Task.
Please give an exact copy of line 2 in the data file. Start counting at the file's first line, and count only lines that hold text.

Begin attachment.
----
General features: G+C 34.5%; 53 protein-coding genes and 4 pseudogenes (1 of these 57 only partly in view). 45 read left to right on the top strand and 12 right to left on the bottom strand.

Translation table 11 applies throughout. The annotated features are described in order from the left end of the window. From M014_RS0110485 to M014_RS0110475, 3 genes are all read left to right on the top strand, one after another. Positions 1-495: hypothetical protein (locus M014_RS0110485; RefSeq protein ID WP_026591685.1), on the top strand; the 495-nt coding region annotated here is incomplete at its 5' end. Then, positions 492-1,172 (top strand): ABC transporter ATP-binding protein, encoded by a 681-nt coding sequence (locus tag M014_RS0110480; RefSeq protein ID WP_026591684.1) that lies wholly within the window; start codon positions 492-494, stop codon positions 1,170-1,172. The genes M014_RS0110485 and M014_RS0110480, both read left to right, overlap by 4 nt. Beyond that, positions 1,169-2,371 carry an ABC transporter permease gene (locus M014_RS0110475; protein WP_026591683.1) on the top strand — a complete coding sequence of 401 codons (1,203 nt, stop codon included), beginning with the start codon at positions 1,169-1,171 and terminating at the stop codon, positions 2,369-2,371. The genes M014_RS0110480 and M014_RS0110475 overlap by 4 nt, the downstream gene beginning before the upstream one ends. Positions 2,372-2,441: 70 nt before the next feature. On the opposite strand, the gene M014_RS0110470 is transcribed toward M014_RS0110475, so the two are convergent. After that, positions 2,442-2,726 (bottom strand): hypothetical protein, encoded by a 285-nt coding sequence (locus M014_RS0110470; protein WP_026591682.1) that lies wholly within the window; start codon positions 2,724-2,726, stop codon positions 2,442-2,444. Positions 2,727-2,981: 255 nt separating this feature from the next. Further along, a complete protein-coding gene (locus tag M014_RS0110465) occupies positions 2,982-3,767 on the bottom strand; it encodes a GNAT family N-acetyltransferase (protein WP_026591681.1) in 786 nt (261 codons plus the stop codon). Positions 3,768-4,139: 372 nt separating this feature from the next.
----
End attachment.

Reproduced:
Translation table 11 applies throughout. The annotated features are described in order from the left end of the window. From M014_RS0110485 to M014_RS0110475, 3 genes are all read left to right on the top strand, one after another. Positions 1-495: hypothetical protein (locus M014_RS0110485; RefSeq protein ID WP_026591685.1), on the top strand; the 495-nt coding region annotated here is incomplete at its 5' end. Then, positions 492-1,172 (top strand): ABC transporter ATP-binding protein, encoded by a 681-nt coding sequence (locus tag M014_RS0110480; RefSeq protein ID WP_026591684.1) that lies wholly within the window; start codon positions 492-494, stop codon positions 1,170-1,172. The genes M014_RS0110485 and M014_RS0110480, both read left to right, overlap by 4 nt. Beyond that, positions 1,169-2,371 carry an ABC transporter permease gene (locus M014_RS0110475; protein WP_026591683.1) on the top strand — a complete coding sequence of 401 codons (1,203 nt, stop codon included), beginning with the start codon at positions 1,169-1,171 and terminating at the stop codon, positions 2,369-2,371. The genes M014_RS0110480 and M014_RS0110475 overlap by 4 nt, the downstream gene beginning before the upstream one ends. Positions 2,372-2,441: 70 nt before the next feature. On the opposite strand, the gene M014_RS0110470 is transcribed toward M014_RS0110475, so the two are convergent. After that, positions 2,442-2,726 (bottom strand): hypothetical protein, encoded by a 285-nt coding sequence (locus M014_RS0110470; protein WP_026591682.1) that lies wholly within the window; start codon positions 2,724-2,726, stop codon positions 2,442-2,444. Positions 2,727-2,981: 255 nt separating this feature from the next. Further along, a complete protein-coding gene (locus tag M014_RS0110465) occupies positions 2,982-3,767 on the bottom strand; it encodes a GNAT family N-acetyltransferase (protein WP_026591681.1) in 786 nt (261 codons plus the stop codon). Positions 3,768-4,139: 372 nt separating this feature from the next.